Step Two: Time to add the water! I wanted to create my water entirely out of blue and white beads but didn’t want to spend too much on beads. So I searched my house for something I could use that would work outside and found some plastic dividers – the kind used to divide sections of a binder. I used the blue one to create raindrops that could be mixed in with my beads. I cut them by hand and punched holes at both the top and bottom of each raindrop using a small hole punch.
I started each of my water strands with a large clear pennant. I am in no way a jewelry expert, but I’m super excited with how the strands turned out.
I cut a long length of bead stringing wire and strung my pennant so it was dangling in the middle. I then threaded both ends of the wire through a crimp bead and used my little needle nose pliers to clamp down and secure the bead.
The next step was to add all of my blue and clear beads along with the blue plastic raindrops. I stung everything over the two strands of jewelry wire.
When it was time to add the blue raindrops, I used two more of the crimping beads to secure the decorative beads above and below it. When I tried stringing the raindrops on without those, the beads fell down on top of the raindrop, causing it to squish and bubble out.
When the strand was finished, I added one more crimp bead to end the strand of beads.
Since I only had 3 large clear pennants, I used my blue raindrops to start my other three water strands. I started them the same way as when I used the clear crystal pennants.
Step Three: After I finished creating my strands of water beads, I decided to use another sheet of the blue plastic divider to seal up the watering can. I didn’t want the can to hold water and attract bugs or become a home to a little critter. I stuck the divider into the can and used a silver Sharpie to trace along the edge of the watering can.
I cut this out and glued it to the inside of the watering can using hot glue. It took one more piece of binder plastic to completely seal things, but overall, this seemed to work really well. I sealed around all the edges with more hot glue. It got a little messy but once the can is hanging up you don’t really notice all my hot glue!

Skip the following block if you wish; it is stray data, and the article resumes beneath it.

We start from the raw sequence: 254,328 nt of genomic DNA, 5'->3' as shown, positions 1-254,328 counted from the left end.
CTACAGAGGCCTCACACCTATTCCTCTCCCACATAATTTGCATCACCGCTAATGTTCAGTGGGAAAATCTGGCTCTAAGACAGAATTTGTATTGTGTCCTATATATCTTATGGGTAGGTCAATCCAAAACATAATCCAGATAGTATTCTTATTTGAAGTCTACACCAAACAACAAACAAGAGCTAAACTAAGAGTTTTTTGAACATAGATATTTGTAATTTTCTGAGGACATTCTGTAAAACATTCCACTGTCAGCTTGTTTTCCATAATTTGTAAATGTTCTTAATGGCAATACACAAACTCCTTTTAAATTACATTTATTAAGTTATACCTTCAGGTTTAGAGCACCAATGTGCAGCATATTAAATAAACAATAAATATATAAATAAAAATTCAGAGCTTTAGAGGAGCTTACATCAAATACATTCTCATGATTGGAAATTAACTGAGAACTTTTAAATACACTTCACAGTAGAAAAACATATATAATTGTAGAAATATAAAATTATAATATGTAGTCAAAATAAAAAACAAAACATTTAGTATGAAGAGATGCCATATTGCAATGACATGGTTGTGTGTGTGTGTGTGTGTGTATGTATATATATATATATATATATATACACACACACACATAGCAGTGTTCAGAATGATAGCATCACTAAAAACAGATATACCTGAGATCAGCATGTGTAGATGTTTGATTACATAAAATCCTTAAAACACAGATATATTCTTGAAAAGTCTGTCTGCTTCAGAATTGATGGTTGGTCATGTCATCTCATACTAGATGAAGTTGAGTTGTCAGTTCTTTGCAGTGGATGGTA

Step Four: The hardest part of creating this garden ornament was figuring out how to attach the beaded strands to the watering can! I tried hot glue, craft glue, and nothing worked until I used Gorilla Glue. Everything seems secure, but I’ll have to see how it holds up outside. I’ll be sure to update this post after a few weeks!
What worked best for me was to stick the strand of beads into one of the holes, secure it with Gorilla Glue, and then hold it into place using a stapler and some painters tape. It looked crazy, as you can see, but did the job of holding the beads against the watering can for the 24-hour cure time. Once that was complete, I did fill all of the empty holes with hot glue, to again prevent bugs and water from going inside the can.
**1 year update! – The watering can lived outside in our yard for the whole summer last year and is out there again this spring. The outdoor vinyl has held up amazing – no signs of peeling or bubbling at all! It has been out in the sun and rain. When I first put it out, I noticed two of my bead strands were starting to slide out – I used a different type of Gorilla Glue that said waterproof (indoor/outdoor) and it has been fine ever since! The watering can looks as good as the first day I made it – yay!! **
The water strands look so pretty outside!
My new garden ornament is finished. It really looks nice against our Annabelle hydrangeas. The colors pop against the white blooms.
I hope you enjoyed this garden craft! Garden ornaments are such a cool way to brighten up your yard and make it more playful and fun! I’ve tried making other crafts for the garden, including these fun butterflies, stepping stones and a patio umbrella cover. I have more ideas than I do time, but hopefully, I sneak in a couple more before the season ends!